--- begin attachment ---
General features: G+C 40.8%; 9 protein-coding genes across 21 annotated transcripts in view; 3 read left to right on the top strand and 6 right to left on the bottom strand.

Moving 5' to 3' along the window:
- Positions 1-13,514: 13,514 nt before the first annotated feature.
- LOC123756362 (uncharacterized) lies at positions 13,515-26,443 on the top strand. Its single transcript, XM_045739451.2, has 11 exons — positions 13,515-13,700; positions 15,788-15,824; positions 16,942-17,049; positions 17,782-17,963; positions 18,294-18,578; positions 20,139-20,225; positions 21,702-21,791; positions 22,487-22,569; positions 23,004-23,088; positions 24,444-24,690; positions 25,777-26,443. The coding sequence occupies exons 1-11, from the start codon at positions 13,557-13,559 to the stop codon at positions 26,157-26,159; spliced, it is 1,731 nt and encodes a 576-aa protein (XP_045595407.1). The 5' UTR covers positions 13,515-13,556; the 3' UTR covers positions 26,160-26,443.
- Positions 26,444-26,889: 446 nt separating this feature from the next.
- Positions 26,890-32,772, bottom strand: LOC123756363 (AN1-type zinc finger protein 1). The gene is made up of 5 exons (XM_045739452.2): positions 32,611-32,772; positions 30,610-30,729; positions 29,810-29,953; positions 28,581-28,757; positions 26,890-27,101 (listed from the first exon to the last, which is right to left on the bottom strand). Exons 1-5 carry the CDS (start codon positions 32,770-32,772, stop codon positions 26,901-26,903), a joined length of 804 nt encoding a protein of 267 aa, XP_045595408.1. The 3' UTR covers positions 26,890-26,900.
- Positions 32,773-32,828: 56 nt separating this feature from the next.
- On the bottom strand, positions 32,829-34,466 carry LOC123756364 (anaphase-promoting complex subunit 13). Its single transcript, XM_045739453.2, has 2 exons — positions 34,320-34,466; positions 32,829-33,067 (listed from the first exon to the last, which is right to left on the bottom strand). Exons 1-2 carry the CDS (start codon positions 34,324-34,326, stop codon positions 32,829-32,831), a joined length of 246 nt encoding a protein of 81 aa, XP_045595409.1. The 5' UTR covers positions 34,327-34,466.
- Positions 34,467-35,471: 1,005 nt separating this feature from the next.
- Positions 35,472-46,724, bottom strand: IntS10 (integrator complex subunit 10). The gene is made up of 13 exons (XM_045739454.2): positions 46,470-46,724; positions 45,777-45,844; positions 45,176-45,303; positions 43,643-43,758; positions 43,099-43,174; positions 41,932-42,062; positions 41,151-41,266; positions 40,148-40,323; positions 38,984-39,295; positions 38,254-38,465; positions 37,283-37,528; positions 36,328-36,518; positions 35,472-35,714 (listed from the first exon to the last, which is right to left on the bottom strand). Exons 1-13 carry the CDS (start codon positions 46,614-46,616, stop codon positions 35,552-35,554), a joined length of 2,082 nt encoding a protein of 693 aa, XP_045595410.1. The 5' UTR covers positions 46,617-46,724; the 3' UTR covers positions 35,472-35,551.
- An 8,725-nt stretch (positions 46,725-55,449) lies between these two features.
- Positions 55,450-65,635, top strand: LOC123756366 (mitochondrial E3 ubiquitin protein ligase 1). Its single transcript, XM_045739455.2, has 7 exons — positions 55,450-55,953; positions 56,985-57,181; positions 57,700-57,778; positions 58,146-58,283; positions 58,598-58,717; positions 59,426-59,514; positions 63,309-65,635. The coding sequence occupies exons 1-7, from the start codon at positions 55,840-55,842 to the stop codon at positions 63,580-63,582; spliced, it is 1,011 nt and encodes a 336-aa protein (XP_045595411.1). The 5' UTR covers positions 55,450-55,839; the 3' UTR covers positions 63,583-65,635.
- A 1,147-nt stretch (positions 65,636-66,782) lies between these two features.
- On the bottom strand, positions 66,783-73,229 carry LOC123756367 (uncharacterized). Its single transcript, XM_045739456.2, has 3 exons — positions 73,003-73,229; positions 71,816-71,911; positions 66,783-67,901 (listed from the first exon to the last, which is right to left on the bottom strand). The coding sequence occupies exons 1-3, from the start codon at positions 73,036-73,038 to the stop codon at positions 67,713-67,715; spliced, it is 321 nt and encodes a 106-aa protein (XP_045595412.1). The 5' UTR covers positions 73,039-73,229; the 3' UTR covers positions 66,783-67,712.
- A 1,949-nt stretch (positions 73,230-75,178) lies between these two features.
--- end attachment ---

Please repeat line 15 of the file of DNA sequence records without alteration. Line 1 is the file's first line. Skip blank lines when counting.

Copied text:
- A 1,949-nt stretch (positions 73,230-75,178) lies between these two features.